In the news...

Microbes living in plant roots fight off fungal infection, cutting need for pesticides, study shows

November 7th, 2019

Micro-organisms living inside plant roots team up to boost the plant’s growth and tolerance to stress. An international research team led by the Netherlands Institute of Ecology (NIOO-KNAW) and Wageningen UR reports its discovery in …. the scientific journal Science.

Certain species of ‘resident’ bacteria can protect plant roots against fungal infections. …

VIDEO: How agriculture is enhancing food security in a time of climate resilience

November 6th, 2019

Whilst agricultural development is fundamental to achieving many of the Sustainable Development Goals (SDGs), African Union’s Agenda 2063, and commitments under the Malabo Declaration, agricultural productivity on the continent remains low. Chairperson of the Board of Governors for Food, Agriculture and Natural Resources Policy Analysis Network (FANRPAN), Professor Sidi Osho …

What will I eat today’ vs. ‘will I eat today?’ – It’s time to trust African scientists

November 5th, 2019

In Africa, it is time we focus on diligent and accelerated regulatory regimes, as well as decisions based on science and the benefits of agricultural biotechnology. It is time we focus on agricultural productivity with an acknowledgement of environmental conservation and sustainability. It is time we give strong consideration to …

Why food systems need to change

November 5th, 2019

An interview with UN Environment Programme’s (UNEP) food systems expert James Lomax.

Before joining UNEP, I worked in commercial food production and farming in both Europe and East Africa. The underlying ethos of this work was sustainability within a commercial setting. We had outgrower groups supplying fresh produce for the market. …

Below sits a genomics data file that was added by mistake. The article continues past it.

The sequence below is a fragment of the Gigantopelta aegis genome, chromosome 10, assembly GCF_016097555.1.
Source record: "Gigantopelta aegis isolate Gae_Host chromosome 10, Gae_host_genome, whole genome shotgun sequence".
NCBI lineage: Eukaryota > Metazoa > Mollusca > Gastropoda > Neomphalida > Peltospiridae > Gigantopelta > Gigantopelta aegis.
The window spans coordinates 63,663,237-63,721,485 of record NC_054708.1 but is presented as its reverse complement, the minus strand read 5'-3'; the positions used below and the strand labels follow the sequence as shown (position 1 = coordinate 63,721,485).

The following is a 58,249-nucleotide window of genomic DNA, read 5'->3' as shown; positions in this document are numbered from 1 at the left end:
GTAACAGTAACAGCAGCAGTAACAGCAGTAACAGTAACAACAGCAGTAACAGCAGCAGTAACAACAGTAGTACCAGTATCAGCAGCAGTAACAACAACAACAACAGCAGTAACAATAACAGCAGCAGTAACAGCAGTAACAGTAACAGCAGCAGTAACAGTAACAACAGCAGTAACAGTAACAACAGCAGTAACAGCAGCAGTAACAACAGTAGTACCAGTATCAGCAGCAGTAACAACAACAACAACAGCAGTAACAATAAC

Global consensus finds neonicotinoids not driving honeybee health problems. Why is Europe determined to ban them?

November 4th, 2019

One of the more intriguing subplots in the melodramatic debate over neonicotinoids and the ‘future of bees’ is the apparent divergence of viewpoints by risk and regulatory agencies on the potential threat to pollinators posed by the insecticide.

There is no question that the health of bees is an issue––mostly, entomologists say, because of bee …

Researchers double sorghum grain yield to improve food supply

November 4th, 2019

Plant scientists at Cold Spring Harbor Laboratory (CSHL) and USDA’s Agricultural Research Service (ARS), in their search for solutions to global food production challenges, have doubled the amount of grains that a sorghum plant can yield.

Sorghum, one of the world’s most important sources of food, animal feed, and biofuel, is …

Robust evidence of declines in insect abundance and biodiversity

November 1st, 2019

There are certain times in life — whether in our relationships, personal health or scientific research — when we think that we know something but the evidence is less than conclusive. An accumulation of clues or symptoms might suggest a particular interpretation without being strong enough to clinch the argument. …

Quarter of world’s pig population ‘to die due to African swine fever’

November 1st, 2019

About a quarter of the global pig population is expected to die as a result of an epidemic of African swine fever (ASF), according to the intergovernmental organisation responsible for coordinating animal disease control.

In the last year the spread of the disease has taken policymakers by surprise, and has been …

Biotech soybeans now cover 50% of the world’s biotech crop area

October 31st, 2019

The four major biotech crops — soybeans, maize, cotton, and canola — were the most adopted biotech crops by 26 countries in 2018, according to the ISAAA report, Global Status of Commercialized Biotech/GM Crops in 2018. Soybeans lead at 95.9 million hectares, followed by maize (58.9 million hectares), cotton (24.9 million), and canola (10.1 million hectares). Based on …

Engineered molecule could protect key food crops from intensifying droughts as climate changes

October 29th, 2019

An engineered small molecule called opabactin that targets the receptor for the hormone abscisic acid (ABA), which plants release in stressful conditions, limited water loss in Arabidopsis, tomato, and wheat, and improved wheat’s tolerance of drought-like conditions in the lab, according to a study published today (October 24) in Science. It …